Comparison of Brief Cognitive Tests and CSF Biomarkers in Predicting Alzheimer’s Disease in Mild Cognitive Impairment: Six-Year Follow-Up StudyReport as inadecuate




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Introduction

Early identification of Alzheimer’s disease AD is needed both for clinical trials and in clinical practice. In this study, we compared brief cognitive tests and cerebrospinal fluid CSF biomarkers in predicting conversion from mild cognitive impairment MCI to AD.

Methods

At a memory clinic, 133 patients with MCI were followed until development of dementia or until they had been stable over a mean period of 5.9 years range 3.2–8.8 years. The Mini-Mental State Examination MMSE, the clock drawing test, total tau, tau phosphorylated at Thr181 P-tau and amyloid-β1–42 Aβ42 were assessed at baseline.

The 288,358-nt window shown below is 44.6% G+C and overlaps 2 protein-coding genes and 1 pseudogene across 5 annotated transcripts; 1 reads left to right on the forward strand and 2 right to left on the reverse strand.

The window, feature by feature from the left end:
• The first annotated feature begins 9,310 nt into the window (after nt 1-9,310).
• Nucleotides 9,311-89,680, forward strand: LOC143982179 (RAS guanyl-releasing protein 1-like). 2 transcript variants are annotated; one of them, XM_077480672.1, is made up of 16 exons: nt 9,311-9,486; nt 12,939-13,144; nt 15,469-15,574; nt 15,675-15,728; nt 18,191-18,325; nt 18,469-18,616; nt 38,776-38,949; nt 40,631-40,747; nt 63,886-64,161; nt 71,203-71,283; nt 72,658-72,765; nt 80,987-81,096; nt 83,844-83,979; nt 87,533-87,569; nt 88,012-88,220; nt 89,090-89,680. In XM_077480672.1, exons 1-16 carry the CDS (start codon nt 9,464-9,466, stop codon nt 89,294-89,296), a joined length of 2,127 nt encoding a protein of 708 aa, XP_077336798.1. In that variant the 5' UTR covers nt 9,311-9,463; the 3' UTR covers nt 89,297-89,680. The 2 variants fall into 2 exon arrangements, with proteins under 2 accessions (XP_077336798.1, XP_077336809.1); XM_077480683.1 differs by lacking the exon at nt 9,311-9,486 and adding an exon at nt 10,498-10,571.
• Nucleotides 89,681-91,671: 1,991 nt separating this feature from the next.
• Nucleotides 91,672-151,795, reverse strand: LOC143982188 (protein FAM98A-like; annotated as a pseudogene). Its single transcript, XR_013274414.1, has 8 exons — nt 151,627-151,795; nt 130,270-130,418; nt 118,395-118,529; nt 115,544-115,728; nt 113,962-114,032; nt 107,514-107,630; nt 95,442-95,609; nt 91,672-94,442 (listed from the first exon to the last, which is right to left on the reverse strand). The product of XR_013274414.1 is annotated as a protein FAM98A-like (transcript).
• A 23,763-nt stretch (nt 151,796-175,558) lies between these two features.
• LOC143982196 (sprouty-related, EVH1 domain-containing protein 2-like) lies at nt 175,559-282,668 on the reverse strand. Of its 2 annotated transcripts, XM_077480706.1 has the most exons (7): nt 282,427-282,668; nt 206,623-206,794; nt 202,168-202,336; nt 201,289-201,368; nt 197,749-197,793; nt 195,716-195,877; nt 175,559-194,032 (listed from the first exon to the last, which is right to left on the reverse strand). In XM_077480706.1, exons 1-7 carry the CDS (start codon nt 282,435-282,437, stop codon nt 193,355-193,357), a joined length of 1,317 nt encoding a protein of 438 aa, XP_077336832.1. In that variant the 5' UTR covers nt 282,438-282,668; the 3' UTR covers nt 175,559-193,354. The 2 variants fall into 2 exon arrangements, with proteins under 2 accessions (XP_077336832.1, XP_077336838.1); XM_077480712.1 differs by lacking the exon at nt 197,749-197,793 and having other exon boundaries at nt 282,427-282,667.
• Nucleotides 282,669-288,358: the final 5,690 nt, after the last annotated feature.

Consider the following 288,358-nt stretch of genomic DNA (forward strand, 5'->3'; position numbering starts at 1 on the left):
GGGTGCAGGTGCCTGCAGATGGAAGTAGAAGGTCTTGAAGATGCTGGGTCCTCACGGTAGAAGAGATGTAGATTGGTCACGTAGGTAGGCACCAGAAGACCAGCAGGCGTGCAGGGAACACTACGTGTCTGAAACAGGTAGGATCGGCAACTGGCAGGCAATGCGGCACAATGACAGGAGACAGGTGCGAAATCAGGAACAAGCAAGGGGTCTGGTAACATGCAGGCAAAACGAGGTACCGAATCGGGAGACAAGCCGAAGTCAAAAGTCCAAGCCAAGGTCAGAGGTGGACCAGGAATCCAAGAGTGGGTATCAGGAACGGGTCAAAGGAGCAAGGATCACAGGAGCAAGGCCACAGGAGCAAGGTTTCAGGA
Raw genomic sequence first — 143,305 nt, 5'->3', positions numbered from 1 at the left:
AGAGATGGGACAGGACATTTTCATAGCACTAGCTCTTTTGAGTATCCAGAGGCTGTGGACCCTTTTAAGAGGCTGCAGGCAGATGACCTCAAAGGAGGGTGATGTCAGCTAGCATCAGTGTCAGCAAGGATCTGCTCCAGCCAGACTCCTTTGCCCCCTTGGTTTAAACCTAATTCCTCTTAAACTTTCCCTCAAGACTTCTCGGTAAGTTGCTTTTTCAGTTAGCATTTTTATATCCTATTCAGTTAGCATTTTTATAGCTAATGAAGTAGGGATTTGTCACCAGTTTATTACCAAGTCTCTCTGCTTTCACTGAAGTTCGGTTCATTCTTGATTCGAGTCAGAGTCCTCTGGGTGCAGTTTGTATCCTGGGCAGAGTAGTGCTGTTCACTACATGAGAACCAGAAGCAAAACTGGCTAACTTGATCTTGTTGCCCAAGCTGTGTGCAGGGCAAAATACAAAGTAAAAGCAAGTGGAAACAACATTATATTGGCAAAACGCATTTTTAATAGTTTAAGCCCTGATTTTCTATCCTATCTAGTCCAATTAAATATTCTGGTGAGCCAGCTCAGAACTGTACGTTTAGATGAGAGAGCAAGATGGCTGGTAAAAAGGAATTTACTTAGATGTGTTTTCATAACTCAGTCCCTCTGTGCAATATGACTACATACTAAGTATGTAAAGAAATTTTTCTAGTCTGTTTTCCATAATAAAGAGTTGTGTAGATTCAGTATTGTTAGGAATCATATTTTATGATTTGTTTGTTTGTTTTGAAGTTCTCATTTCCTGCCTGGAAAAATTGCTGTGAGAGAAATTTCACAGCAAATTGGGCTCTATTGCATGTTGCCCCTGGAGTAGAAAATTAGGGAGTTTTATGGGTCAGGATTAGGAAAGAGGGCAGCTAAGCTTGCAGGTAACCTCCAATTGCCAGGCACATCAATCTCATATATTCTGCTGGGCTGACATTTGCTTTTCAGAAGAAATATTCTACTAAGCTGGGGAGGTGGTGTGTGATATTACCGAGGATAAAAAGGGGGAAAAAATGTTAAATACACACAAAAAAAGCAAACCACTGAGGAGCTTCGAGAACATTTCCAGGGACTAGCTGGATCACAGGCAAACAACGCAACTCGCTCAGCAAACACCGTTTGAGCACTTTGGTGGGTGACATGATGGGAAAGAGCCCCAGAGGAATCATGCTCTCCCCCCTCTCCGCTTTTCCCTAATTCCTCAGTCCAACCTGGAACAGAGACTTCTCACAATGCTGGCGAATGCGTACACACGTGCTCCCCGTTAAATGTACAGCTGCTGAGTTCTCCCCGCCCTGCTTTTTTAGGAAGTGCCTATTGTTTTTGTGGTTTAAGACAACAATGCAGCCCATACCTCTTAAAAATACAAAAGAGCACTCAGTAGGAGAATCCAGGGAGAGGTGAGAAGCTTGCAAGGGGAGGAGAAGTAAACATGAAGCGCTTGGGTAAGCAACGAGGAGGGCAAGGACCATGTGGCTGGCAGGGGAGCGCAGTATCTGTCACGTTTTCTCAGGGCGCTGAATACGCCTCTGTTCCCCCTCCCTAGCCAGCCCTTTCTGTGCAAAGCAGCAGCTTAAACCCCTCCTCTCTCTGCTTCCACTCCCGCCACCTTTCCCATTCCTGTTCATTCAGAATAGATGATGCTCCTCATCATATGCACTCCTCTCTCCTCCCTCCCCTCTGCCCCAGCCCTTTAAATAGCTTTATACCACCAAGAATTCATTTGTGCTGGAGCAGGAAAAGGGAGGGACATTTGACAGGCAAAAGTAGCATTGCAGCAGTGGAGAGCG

Results

During clinical follow-up, 47% remained cognitively stable and 53% developed dementia, with an incidence of 13.8%-year. In the group that developed dementia the prevalence of AD was 73.2%, vascular dementia 14.1%, dementia with Lewy bodies DLB 5.6%, progressive supranuclear palsy PSP 4.2%, semantic dementia 1.4% and dementia due to brain tumour 1.4%. When predicting subsequent development of AD among patients with MCI, the cognitive tests classified 81% of the cases correctly AUC, 0.85; 95% CI, 0.77–0.90 and CSF biomarkers 83% AUC, 0.89; 95% CI, 0.82–0.94. The combination of cognitive tests and CSF AUC, 0.93; 95% CI 0.87 to 0.96 was significantly better than the cognitive tests p = 0.01 and the CSF biomarkers p = 0.04 alone when predicting AD.

Conclusions

The MMSE and the clock drawing test were as accurate as CSF biomarkers in predicting future development of AD in patients with MCI. Combining both instruments provided significantly greater accuracy than cognitive tests or CSF biomarkers alone in predicting AD.



Author: Sebastian Palmqvist , Joakim Hertze, Lennart Minthon, Carina Wattmo, Henrik Zetterberg, Kaj Blennow, Elisabet Londos, Oskar Hanss

Source: http://plos.srce.hr/



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